This last time home from the ship I ran.  I ran and ran and ran.  5-6 times a week for four weeks at 10-14kms a pop with the exception of one hungover 8km.  

Despite my reputation as an inveterate partier, I am by nature an early riser.  I woke up at 5 most mornings.  I drank two cups of strong tea to kick start my digestive system and slugged some water to boot.  I didn’t eat, as I like to run on an empty stomach.  I’d kill time until 8 or 9 when I’d light out.  

Some days I ran north, which means a moderate uphill grade, to St. Clair Avenue and then two stretches of ravine.  Beautiful dirt paths through dense veins of trees.  Chipmunks scurried at my feet.  I was shielded from the sun by the canopy of leaves high above me.  There was the rich smell of soil and foliage all around me and the satisfying squelch of mud on rainy days.  

Other days I ran south to Lake Ontario, along the busy bike path that skirts her shore.  Cyclists blasted by inches from me.  Other runners lumbered along with me. I overtook some and some overtook me.  At the 6 km mark I’d cut north across the pedestrian bridge and run back home through the city.  

Lionel Shriver, a writer of whom I’ll admit I am not very fond, said something like,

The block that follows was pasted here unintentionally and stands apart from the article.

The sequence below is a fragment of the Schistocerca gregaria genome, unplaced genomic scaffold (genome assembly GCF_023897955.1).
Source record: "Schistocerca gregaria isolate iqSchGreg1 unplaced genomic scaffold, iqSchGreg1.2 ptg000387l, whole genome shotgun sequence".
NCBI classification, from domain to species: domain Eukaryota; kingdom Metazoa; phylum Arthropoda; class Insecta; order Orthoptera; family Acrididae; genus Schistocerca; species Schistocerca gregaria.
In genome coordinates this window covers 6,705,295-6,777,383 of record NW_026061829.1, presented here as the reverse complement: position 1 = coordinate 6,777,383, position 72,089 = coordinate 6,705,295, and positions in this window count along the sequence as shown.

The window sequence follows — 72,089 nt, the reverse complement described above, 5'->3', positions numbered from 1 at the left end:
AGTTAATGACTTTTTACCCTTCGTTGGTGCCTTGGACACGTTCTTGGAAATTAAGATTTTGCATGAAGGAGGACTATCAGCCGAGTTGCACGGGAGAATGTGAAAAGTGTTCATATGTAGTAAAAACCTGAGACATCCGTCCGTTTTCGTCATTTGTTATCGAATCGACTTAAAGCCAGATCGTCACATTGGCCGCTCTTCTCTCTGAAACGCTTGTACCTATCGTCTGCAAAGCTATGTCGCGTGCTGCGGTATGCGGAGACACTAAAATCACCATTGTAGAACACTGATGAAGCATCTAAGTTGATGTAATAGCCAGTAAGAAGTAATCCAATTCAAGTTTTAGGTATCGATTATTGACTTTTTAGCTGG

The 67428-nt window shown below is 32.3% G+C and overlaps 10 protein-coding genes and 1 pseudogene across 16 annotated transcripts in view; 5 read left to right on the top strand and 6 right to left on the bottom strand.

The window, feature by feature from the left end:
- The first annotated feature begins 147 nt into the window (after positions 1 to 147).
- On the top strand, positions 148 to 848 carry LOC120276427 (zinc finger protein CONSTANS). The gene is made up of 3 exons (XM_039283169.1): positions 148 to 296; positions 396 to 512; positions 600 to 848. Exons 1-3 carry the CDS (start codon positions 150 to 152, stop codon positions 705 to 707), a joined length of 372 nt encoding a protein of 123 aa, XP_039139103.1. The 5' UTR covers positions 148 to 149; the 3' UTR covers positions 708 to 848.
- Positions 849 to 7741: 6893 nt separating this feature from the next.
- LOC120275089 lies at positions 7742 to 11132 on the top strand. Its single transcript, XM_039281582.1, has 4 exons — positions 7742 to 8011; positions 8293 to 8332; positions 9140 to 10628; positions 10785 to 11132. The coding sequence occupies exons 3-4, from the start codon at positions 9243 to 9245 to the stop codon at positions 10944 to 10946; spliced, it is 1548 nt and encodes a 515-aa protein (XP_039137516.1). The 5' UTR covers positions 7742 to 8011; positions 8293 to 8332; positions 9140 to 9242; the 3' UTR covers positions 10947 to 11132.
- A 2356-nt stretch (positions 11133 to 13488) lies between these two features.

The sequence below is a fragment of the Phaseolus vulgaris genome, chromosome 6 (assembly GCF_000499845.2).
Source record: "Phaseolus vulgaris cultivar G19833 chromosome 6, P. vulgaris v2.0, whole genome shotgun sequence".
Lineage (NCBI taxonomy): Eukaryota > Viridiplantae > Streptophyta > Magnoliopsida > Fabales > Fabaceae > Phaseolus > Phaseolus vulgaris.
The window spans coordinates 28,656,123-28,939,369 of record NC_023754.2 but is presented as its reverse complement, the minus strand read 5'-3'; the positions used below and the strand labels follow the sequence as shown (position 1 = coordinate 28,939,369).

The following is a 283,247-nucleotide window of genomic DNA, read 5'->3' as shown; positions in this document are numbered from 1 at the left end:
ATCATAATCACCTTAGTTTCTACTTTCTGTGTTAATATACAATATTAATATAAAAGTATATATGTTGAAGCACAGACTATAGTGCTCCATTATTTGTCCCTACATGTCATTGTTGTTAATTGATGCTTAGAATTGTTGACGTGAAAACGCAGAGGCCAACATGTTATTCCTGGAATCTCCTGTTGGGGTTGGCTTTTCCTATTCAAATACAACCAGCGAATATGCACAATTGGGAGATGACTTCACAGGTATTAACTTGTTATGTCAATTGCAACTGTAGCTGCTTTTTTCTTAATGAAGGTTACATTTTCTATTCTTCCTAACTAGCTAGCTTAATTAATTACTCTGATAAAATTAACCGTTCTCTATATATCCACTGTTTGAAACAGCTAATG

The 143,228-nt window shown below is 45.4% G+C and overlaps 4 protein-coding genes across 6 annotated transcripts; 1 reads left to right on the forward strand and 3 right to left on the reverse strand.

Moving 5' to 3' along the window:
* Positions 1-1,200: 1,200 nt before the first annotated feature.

‘Nobody likes running.  They like the feeling of having run.’  

Bull shit I say.  I love it.  I love the feeling.  The freedom.  The fact that I don’t need a gym membership to do it and that there is little danger of being ‘Bro’-ed by a jacked-up guy in a muscle shirt. I love that I just need a pair of the right shoes to do it.  I love how far I can go.  I love being lean and lithe and agile.  I love listening to music when I run.  I have whole playlists devoted to it.  I listen to podcasts too, sometimes, when I want to slow my pace.  I love the sound my feet make on the pavement.  I love being in the ‘zone.’  I love the nature I see.  I love running in the sunshine.  I love raining in the rain.  I love seeing new runners, people not necessarily in the best of shape giving it a go.  

‘GO GET ‘EM’, I want to yell at them.  ‘GOOD FOR YOU.’